Winvian is a 113-acre resort with 18 themed cottages (the nautical Maritime, the wood-paneled Camping). There’s a 5,000-square-foot spa and the White Memorial Foundation for kayaking and canoeing. Even if the place is booked, come for the restaurant, recently opened to nonguests and headed by Ducasse and Boulud alum Chris Eddy (rooms, $1,450–$1,950; 155 Alain White Rd.; winvian.com). And though a fifties mail-order business made White Flower Farm’s bulbs and blooms available across the country, there’s nothing like walking through rows of paperwhites and perennials (167 Litchfield Rd.; whiteflowerfarm.com).
Bartley Johnstone is a decorator by trade, but at her shop B. Johnstone (4 N. Main St.; 860-927-1272) she assembles objects from across categories and eras: forties red-and-white glass tumblers ($65 for a set of eight), linen tunics ($140), and gently worn Balenciaga bags and Manolo Blahnik mules from local closets. At R. T. Facts (22 S. Main St.; rtfacts.com) down the street, Greg and Natalie Randall have an eclectic mix—19th-century doors, footed bathtubs, Italian garden sculpture. A few doors away is Belgique for chocolates (1 Bridge St.; 860-927-3681). Richard J. Lindsey Bookseller (15 N. Main St.; 860-927-3025) specializes in out-of-print titles like Pierre-Joseph Redouté’s Les Roses ($4,000). And if a weekend cannot go by without a Pilates session, Victoria Schumacher offers private classes at her Bedford Studio off the main street ($95 for one hour; 14 Old Barn Rd.; 860-927-5232).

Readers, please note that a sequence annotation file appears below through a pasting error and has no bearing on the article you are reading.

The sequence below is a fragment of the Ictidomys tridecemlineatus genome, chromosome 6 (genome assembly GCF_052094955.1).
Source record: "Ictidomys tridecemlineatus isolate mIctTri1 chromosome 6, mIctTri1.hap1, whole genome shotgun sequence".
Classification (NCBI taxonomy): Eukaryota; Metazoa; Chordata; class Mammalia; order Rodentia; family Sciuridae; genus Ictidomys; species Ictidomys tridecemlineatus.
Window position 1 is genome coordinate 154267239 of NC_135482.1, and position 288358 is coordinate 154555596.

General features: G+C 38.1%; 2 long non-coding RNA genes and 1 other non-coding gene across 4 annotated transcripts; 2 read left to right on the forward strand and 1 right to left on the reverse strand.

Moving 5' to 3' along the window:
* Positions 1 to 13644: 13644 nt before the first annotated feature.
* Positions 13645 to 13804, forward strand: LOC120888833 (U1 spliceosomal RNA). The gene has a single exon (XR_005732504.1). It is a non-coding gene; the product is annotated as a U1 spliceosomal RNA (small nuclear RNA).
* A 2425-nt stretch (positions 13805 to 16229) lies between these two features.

Richard Lambertson, of the handbag design duo Lambertson Truex, opened Privet House last spring (4 Cornwall Rd.; 860-868-1800), and word spread fast. It’s easy to see why. There are Santa Maria Novella creams and potions, scented candles from Versailles, Belgian handblown candlesticks. Next door is the gallerylike Vol 1. Antiques, curated by Lambertson’s business partner, Suzanne Cassano (12 Cornwall Rd.; vol1antiques.com).